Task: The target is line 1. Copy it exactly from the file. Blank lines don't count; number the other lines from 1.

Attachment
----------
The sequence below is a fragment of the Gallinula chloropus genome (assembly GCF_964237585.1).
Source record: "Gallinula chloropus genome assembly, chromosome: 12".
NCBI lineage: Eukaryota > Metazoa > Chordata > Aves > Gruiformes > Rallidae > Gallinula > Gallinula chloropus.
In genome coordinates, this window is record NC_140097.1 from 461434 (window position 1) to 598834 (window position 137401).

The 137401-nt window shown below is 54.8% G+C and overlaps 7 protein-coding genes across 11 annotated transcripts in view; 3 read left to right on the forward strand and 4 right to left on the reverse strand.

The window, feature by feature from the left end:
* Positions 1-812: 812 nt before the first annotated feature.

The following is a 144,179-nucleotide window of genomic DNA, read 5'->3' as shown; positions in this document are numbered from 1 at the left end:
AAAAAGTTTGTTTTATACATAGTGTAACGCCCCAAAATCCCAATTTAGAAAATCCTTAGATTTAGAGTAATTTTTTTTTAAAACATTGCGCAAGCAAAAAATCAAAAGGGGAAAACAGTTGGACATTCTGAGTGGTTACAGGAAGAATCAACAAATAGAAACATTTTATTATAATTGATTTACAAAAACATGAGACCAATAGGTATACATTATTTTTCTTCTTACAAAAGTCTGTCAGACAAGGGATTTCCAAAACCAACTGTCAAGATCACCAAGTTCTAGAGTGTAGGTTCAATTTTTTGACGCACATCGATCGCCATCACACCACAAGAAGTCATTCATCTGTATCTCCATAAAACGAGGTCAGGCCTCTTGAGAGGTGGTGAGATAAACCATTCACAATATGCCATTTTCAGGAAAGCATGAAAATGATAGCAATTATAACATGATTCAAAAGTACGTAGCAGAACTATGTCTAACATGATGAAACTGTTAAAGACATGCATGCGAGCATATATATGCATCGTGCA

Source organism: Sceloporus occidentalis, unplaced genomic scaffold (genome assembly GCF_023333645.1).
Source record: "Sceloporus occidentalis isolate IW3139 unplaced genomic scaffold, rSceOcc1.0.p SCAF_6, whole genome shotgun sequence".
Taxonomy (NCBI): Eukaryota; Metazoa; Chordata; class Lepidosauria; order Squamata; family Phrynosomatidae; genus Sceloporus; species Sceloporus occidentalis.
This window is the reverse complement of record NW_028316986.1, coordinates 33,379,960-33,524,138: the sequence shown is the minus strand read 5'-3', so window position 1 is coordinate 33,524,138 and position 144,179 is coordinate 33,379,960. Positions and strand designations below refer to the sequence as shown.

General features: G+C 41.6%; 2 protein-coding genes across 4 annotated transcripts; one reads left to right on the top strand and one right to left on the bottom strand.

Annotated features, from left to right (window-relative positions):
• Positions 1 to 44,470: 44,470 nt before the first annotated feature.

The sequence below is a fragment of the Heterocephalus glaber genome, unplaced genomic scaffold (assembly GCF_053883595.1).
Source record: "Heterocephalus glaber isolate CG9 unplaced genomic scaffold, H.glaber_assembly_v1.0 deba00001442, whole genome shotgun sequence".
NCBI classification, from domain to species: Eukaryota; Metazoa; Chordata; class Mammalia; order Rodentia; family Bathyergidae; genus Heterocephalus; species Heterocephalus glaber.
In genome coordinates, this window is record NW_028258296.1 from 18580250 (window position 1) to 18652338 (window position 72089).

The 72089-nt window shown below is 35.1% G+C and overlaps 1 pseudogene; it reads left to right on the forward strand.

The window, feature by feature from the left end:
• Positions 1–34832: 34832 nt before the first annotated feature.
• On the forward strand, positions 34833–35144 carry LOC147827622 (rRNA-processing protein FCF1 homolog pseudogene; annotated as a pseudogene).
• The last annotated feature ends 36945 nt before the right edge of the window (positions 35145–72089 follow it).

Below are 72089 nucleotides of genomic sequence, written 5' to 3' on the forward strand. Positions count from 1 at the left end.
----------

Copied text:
The sequence below is a fragment of the Gallinula chloropus genome (assembly GCF_964237585.1).